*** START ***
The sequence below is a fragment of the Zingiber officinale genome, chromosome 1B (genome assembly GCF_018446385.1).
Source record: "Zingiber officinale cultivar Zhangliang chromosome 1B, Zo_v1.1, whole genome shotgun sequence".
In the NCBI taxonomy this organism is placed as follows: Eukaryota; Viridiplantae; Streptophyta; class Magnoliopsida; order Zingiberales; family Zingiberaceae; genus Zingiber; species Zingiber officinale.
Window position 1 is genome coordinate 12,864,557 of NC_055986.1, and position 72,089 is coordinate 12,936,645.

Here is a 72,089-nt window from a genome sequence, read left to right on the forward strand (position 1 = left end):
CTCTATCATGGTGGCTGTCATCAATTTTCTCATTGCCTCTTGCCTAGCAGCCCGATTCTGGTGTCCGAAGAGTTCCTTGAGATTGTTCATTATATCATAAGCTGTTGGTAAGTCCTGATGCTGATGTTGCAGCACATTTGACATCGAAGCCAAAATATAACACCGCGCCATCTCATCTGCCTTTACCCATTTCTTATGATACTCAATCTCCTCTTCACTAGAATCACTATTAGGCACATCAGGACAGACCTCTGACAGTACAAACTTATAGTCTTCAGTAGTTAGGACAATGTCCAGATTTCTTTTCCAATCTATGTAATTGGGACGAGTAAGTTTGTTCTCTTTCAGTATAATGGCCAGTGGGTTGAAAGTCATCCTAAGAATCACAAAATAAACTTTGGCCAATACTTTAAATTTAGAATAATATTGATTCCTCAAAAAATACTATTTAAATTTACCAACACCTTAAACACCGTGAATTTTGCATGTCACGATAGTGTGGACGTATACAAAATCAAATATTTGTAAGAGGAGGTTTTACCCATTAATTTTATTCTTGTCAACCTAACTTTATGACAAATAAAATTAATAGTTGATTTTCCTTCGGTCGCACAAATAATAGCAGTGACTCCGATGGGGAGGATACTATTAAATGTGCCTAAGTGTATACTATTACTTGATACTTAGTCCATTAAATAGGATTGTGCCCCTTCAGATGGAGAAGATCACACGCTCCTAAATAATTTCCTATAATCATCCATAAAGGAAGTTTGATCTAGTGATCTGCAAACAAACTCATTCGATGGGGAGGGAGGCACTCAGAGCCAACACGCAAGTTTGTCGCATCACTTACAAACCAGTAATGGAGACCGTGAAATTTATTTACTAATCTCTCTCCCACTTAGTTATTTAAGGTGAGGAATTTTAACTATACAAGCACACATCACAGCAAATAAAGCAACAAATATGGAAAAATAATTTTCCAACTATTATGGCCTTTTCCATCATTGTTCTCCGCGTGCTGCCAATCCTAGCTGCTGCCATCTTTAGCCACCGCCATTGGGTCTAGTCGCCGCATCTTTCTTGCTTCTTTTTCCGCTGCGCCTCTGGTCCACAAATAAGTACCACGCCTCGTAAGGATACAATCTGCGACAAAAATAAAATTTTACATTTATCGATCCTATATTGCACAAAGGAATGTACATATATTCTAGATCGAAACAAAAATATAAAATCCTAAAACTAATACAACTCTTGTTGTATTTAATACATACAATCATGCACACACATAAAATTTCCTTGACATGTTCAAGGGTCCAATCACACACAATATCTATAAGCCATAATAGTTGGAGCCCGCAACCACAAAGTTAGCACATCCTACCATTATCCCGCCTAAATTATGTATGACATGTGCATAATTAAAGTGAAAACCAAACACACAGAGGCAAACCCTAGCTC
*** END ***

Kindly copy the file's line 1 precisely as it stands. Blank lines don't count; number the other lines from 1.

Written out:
The sequence below is a fragment of the Zingiber officinale genome, chromosome 1B (genome assembly GCF_018446385.1).